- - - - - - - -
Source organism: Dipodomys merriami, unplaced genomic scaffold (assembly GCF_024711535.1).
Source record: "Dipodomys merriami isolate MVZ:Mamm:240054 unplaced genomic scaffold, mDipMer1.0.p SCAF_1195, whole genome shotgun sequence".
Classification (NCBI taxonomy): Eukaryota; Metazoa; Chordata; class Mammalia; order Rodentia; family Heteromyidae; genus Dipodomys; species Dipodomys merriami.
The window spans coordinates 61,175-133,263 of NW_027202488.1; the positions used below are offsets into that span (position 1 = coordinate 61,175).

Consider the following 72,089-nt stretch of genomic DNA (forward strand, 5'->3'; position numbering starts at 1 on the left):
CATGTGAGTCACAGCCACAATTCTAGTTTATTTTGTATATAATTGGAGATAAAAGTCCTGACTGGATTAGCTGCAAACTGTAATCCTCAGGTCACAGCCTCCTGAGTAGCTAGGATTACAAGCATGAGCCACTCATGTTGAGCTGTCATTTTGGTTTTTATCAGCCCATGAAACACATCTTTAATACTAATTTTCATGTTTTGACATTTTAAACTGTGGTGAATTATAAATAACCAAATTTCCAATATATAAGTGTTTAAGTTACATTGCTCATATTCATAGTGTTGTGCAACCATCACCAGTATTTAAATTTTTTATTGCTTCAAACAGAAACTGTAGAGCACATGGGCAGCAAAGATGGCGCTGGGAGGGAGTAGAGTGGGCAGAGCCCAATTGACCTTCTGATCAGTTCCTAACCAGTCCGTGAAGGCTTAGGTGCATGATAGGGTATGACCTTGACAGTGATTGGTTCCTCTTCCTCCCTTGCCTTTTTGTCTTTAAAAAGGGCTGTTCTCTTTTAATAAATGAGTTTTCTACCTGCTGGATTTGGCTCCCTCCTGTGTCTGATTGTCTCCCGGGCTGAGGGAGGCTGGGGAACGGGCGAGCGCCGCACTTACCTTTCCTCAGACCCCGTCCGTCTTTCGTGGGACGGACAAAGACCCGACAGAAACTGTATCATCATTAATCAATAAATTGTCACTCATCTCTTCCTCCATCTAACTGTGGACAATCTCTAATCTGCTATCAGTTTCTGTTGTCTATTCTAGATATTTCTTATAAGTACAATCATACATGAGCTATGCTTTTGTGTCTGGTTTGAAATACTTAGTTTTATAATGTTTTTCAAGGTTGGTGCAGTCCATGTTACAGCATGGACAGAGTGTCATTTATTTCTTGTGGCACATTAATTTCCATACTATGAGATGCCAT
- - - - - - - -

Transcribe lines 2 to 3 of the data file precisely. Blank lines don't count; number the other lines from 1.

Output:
Source record: "Dipodomys merriami isolate MVZ:Mamm:240054 unplaced genomic scaffold, mDipMer1.0.p SCAF_1195, whole genome shotgun sequence".
Classification (NCBI taxonomy): Eukaryota; Metazoa; Chordata; class Mammalia; order Rodentia; family Heteromyidae; genus Dipodomys; species Dipodomys merriami.